Products liability defense attorneys, particularly in the drug and device arena, have long been familiar with the doctrine of federal preemption and have invoked it to defeat state law claims that sought to impose requirements on drug and device manufacturers that differed from or added to the requirements imposed by the Food and Drug Administration (FDA). Federal preemption in this area has disposed of not just traditional design defect claims, but also claims based on the labeling and warranties involved with a particular product.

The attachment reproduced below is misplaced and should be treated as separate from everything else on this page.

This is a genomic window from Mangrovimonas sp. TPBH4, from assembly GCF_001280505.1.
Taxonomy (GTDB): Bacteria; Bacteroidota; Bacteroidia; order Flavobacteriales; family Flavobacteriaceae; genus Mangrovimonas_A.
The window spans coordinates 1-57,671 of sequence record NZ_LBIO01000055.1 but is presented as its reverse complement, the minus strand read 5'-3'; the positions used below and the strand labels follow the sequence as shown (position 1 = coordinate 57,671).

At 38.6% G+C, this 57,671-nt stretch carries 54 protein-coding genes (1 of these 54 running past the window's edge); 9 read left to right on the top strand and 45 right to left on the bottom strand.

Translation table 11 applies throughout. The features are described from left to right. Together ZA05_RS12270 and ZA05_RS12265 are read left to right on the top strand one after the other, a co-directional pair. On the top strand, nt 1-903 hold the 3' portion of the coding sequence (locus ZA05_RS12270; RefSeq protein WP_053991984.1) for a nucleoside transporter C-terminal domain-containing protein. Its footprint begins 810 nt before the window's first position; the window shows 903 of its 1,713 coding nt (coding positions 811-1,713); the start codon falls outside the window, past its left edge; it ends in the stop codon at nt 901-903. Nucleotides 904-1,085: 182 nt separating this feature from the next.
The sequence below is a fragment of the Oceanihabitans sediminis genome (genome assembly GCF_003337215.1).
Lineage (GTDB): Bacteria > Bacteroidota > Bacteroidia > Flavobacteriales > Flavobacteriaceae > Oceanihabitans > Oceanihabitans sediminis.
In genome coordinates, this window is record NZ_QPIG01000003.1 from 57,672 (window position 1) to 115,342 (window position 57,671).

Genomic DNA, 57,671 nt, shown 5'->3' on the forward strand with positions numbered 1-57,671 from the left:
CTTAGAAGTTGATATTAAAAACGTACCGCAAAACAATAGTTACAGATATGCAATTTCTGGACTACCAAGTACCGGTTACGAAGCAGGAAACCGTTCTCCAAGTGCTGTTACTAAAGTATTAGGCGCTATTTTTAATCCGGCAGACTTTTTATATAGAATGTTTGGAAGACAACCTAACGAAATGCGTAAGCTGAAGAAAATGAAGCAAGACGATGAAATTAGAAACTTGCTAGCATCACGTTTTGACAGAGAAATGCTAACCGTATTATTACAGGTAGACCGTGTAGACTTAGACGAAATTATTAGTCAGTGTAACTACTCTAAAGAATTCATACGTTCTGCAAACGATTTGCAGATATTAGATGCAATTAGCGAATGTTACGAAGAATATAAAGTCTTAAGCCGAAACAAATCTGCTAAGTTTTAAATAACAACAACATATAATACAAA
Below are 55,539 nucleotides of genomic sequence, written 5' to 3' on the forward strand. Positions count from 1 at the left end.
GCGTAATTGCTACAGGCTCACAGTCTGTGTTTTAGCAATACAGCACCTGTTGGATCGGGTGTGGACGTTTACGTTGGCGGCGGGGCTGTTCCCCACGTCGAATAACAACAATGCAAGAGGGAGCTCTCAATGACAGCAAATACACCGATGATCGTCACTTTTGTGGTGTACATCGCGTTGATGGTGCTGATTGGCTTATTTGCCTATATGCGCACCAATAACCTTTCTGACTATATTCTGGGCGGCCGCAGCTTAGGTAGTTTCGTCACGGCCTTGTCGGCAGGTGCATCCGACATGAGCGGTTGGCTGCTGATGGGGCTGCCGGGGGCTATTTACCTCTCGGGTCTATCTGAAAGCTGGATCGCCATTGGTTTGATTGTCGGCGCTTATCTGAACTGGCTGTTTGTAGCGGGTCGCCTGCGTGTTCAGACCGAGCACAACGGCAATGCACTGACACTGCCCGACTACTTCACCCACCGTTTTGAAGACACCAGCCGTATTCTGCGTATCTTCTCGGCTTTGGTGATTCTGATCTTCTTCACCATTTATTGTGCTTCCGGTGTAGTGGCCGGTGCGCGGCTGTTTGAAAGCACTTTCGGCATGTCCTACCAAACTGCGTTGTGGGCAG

Preemption in Drug and Device Cases
In 2001, the United States Supreme Court recognized in Buckman Co. v. Plaintiff's Legal Committee, 531 U.S. 341, 353 (2001), that allowing state law claims that attempted to circumvent federal preemption, such as fraud-on-the-FDA claims, would call into question, and in fact conflict with, the complex regulatory scheme established by the FDA. The Court held therefore that because the federal statutory scheme "amply empowers the FDA to punish and deter fraud against the Administration, and that this authority is used by the Administration to achieve a somewhat delicate balance of statutory objectives," state law claims that tread into this same territory are impliedly preempted by the statutory scheme underlying the FDA's authority. Buckman, 531 U.S. at 348.